This top-notch Naramata producer is changing up its release plans beginning this fall and has decided to only release its 2012 Pinot Noir, Gamay and popular PTG wines while holding back the “En Famille” Reserve wines from 2012 for an extra year to make sure they are “showing their absolute best upon release.”
JoieFarm intends to keep the stelvin lineup approachable both in style and price ($24) and intentionally use a straightforward vinification process with each wine to best showcase their varietal characteristics and vineyard sites.
“Our expectation, that making medium-bodied reds in a fruit forward style would be both pleasing to a retail customer and our restaurant clients, was correct. The affinity of both Pinot Noir and Gamay for the palate, spirit and cuisine of the Pacific Northwest and, quite frankly, for locally-driven, seasonal Canadian regional cuisines across the country, has been a happy match.
Here are the three new releases from Joie:
JoieFarm Pinot Noir 2012 ($24, 90 points) — Such an enticing nose of black cherry, rosehip, violets, toasty spices, cedar and subtle underbrush. It’s energetic and robust on the palate with cran-cherry fruits, fine tannins, spice, lifted acidity and perfectly balanced through the finish.
JoieFarm PTG 2012 ($24, 89 points) — PTG stands for Passe-Tout-Grains, a classic, but little known wine of Burgundy that combines the elegant Pinot Noir of the Cote d’Or with the rich, spicy Gamay of Beaujolais. This is drinking wine, with an attractive nose of bright red fruits, white pepper spice, underbrush and savoury notes. It’s highly quaffable on the palate with raspberry, cherry, pepper, spice and good acid lift. Delicious.
JoieFarm Gamay 2012 ($24, 91 points) — A juicy and delightful rendition of this lovely grape with a nose of cherry, plum, pepper, garden herbs and loamy-earthy notes. The cherry fruit is meaty on the palate with beautifully balanced spice and acidity. One of Canada’s top expressions of this increasingly popular variety.
A couple of fall releases from Oliver producer Tinhorn Creek.
Tinhorn Creek Oldfield Series 2Bench Red 2011 ($30, 89 points) — The 2Bench red is a blend of Merlot, Cab Franc, Cabernet Sauvignon and Petit Verdot and it spends 18 months in French oak. The Cab Franc dominates on the nose with notes of raspberry, bramble, spice oak, earth, herbs and cherries. It’s a leaner style from the cooler 2011 growing season with edgy red fruits and a balanced attack of fruit but shows elegance, finesse and poise through the finish.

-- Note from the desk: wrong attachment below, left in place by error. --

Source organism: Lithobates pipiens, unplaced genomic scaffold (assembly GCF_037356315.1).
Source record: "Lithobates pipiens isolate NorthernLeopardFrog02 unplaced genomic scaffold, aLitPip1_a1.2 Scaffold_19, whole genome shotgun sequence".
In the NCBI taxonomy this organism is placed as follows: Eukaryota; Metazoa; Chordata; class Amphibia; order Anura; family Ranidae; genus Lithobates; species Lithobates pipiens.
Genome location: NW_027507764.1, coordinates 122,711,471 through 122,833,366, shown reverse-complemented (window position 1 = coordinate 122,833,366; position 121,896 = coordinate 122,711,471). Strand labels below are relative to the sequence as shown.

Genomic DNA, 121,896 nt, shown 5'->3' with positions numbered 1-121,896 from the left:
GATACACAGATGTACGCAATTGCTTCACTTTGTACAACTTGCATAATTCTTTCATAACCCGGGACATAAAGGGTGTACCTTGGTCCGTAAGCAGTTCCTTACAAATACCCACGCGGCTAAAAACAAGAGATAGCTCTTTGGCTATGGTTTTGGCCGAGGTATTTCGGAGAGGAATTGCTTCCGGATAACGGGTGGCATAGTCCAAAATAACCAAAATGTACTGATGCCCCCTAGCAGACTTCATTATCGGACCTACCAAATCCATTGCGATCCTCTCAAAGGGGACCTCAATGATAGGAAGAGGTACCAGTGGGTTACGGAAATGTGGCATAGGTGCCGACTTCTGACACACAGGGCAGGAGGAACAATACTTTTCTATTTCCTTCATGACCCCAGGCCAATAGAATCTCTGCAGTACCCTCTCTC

Tinhorn Creek Oldfield Series Merlot 2011 ($30, 90 points, previously reviewed) — 2011 was a cool year by Okanagan standards and as a result the wines are less concentrated and lower in alcohol. Tinhorn’s 2009 Oldfield Merlot reached 15.3% while the 2011 is pegged at 13.9%. That translates to better balance and more finesse, in my books. The nose on this classy Merlot shows succulent red berries, black currants, cassis, kirsch and sweet savoury spices. It’s a lovely drop in the mouth with red fruits, currants and anise all nicely balanced by a healthy vein of acidity and spice. Obviously, a lot of work went into the vineyard to achieve phenolic ripeness.
Haywire Lunar Year Red 2012 ($23, 89 points) — The Lunar New Year Red and White are special and limited edition wines from Haywire crafted to celebrate the Lunar New Year and to welcome the Year of the Sheep. The wines were made with matching Asian cuisine in mind and will be released Dec. 1 in plenty of time to celebrate the Lunar New Year on Feb. 19. The red is mostly Gamay with a touch of Syrah and has a nose of plums, wild berries, savoury-spicy notes (hello, Syrah!), raspberry and white pepper. It’s delicious on the palate with mid-weight, but rich, vibrant red fruits to go with saucy savoury spices from the Syrah. Should match well with stir-fried vegetables, grilled sable fish and BBQ duck.
Haywire Lunar New Year White 2013 ($20, 88 points) — A blend of Gewurztraminer, Chardonnay and Viognier with the Gew playing a large role on both the nose and palate. Aromas of lychee, rose petals, musk oil but also citrus, peach fuzz and exotic spices. In the mouth look for grapefruit, nutmeg, lychee and round, ripe fruits with ginger accents. Pair with fresh steamed seafood, seafood soup, fried noodles or rice.